The first two methods of winter boat storage we are going to explore are shrink wrapping and using a tarp. Both have advantages and disadvantages to their use which you should carefully weigh before choosing which to use.


The advantages of shrink wrapping lie primarily in its convenience and ability to protect your pontoon or boat. Generally a shrink wrapping company will clean and winterize your boat, for an additional cost, before shrink wrapping it. This leaves your boat clean and ready to use in the spring. Shrink wrapping seals your boat from the elements, keeping it in pristine condition over the winter. Oftentimes, the shrink wrapping company will store your boat over the winter as well and even prepare it for use in the spring, furthering the convenience of this option. Although there is generally an additional cost for that service as well.  


One of the disadvantages of shrink wrapping lay in the expense of paying a company to winterize your boat, shrink wrap it, and then store it for the winter. While it does save you time, it can become an expensive option, especially as it needs to be done every year because shrink wrap cannot be re-used. Another disadvantage is related to how well the shrink wrap seals your boat. While it is protected from the elements, the vents are too small to allow the necessary airflow to prevent mold growth. Before shrink wrapping was invented we saw very little mold under upholstery after winter storage. Now we see it regularly. However, the biggest disadvantage of shrink wrapping lies in the large amount of plastic waste created every year. While convenient and a great way to protect your boat, it is definitely not a green option when it comes to winter storage of a pontoon boat.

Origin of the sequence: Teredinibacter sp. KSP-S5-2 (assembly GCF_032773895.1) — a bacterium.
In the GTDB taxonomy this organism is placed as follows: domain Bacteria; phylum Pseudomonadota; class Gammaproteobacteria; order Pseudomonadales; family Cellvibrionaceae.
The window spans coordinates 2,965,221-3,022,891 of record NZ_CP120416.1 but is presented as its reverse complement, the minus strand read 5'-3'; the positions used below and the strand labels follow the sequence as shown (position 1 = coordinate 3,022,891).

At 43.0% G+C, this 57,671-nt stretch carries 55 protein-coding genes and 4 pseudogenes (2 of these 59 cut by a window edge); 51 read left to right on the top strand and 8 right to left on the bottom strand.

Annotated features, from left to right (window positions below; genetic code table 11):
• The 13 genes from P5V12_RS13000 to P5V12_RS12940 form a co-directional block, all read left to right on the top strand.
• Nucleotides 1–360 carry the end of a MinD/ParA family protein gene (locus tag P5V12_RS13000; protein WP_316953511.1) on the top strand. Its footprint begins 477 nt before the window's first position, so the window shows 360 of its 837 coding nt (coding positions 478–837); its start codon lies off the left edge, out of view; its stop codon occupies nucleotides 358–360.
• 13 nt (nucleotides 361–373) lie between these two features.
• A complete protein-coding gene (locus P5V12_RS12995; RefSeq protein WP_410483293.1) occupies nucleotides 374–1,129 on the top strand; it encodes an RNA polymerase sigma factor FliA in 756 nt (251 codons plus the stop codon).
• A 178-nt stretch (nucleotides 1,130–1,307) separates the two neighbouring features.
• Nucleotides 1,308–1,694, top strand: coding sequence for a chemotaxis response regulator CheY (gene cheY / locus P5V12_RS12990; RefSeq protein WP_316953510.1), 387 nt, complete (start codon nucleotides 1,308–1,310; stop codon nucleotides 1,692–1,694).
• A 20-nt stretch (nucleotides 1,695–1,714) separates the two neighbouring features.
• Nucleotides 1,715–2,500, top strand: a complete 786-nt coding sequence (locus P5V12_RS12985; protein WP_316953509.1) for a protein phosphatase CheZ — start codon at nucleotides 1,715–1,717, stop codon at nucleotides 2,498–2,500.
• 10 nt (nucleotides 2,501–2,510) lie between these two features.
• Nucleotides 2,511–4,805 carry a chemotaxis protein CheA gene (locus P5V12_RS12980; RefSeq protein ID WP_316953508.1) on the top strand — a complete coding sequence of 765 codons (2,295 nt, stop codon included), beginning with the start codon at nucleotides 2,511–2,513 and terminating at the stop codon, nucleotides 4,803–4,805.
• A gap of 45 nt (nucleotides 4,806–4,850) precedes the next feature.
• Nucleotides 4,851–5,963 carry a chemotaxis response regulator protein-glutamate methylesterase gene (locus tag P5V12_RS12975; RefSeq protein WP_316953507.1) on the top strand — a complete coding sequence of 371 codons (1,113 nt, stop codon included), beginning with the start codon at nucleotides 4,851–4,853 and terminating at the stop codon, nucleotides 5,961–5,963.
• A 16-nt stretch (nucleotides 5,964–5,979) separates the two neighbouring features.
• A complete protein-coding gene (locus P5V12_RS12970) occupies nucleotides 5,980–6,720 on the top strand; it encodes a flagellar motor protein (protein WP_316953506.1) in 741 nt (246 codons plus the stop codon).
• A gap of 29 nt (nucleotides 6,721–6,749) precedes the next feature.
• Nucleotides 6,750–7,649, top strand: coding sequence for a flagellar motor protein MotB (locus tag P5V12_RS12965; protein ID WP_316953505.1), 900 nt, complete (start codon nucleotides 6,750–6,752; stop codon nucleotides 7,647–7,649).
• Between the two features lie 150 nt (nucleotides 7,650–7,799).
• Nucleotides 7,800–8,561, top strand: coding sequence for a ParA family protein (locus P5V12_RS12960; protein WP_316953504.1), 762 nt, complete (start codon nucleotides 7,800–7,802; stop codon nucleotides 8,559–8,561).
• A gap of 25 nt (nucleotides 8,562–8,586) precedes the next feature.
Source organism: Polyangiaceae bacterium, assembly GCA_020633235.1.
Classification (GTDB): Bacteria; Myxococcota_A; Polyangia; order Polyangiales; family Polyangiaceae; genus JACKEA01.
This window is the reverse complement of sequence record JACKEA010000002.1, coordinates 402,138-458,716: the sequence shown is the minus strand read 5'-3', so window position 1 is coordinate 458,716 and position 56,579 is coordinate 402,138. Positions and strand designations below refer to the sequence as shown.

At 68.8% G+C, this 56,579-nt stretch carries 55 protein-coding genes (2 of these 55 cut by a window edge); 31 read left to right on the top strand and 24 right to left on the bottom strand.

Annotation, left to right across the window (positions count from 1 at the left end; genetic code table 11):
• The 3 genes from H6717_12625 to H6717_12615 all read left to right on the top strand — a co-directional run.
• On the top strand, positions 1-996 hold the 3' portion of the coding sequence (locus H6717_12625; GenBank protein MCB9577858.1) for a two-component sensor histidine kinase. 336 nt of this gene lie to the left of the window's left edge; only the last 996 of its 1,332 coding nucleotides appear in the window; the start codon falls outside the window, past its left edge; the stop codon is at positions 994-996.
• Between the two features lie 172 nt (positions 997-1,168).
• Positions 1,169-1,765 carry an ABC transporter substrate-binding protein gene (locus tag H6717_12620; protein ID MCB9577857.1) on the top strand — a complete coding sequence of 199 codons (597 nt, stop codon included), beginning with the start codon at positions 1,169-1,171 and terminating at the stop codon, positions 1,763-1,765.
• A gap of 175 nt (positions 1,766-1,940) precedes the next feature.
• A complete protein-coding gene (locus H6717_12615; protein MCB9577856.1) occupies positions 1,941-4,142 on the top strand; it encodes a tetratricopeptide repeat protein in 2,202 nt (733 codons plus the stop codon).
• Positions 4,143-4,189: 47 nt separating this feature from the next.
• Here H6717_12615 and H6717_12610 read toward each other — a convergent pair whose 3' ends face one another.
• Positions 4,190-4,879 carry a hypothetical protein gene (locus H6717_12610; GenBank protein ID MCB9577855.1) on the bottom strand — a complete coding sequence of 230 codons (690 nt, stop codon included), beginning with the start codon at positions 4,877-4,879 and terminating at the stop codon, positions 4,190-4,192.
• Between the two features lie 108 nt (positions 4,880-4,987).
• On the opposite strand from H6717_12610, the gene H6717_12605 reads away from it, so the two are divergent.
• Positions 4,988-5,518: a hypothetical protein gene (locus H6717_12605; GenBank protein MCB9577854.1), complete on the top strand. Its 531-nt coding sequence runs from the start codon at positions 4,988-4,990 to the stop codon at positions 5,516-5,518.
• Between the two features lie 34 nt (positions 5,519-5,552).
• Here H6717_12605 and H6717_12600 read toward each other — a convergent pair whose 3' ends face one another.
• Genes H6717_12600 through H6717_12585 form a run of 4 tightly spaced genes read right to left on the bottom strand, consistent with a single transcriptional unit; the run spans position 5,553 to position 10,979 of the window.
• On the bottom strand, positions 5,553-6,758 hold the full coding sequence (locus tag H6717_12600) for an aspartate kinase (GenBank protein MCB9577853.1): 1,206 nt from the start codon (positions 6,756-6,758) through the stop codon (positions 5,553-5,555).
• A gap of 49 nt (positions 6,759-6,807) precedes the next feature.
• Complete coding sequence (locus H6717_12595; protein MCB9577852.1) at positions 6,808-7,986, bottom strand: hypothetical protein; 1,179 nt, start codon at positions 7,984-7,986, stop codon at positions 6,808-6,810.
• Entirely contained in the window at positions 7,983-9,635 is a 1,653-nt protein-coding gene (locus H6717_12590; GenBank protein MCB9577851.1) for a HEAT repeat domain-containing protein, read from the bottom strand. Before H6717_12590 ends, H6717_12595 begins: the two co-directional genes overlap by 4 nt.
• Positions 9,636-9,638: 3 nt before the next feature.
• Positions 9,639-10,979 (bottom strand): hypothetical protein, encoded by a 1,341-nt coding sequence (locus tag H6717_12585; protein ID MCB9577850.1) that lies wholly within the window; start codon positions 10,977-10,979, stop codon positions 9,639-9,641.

The main advantage of using a tarp to protect your boat while storing it outdoors over the winter is the cost. It is generally fairly cheap to buy a tarp at your local hardware store and you can easily tie it over your boat for the winter. Although it can take a good deal of trial and error to get the tie downs just right in order to provide the best fit possible in order to protect your boat. If the tarp rips, it is generally easy to buy a replacement one at that same hardware store.


Even though tarps are definitely the cheapest short run option for winter storage, you run into several disadvantages when choosing tarps as a method of winter storage. The main disadvantage is the poor quality of most tarps. They are not generally meant to withstand the rigors of winter weather and oftentimes develop leaks and tears, completely ruining their original purpose of protecting your pontoon boat over the winter. The other disadvantage the need to replace your tarp regularly to prevent leakage into the boat. Generally, if you are lucky you will get one to two years out of a tarp before it needs to be replaced. As mentioned above, it can also take quite a bit of trial and error to work out the best way to tie down the tarp over the pontoon and incorrectly tied down tarps can lead to wear and rub marks. It can also promote mold growth due to allowing moisture to collect under the tarp. So, while relatively inexpensive upfront, it is not very green nor is it very effective at actually protecting your pontoon.


In our next post we will explore the options of indoor winter storage and the reusable winter storage cover. Just remember, that no matter which method you choose, any cover is better than nothing at all!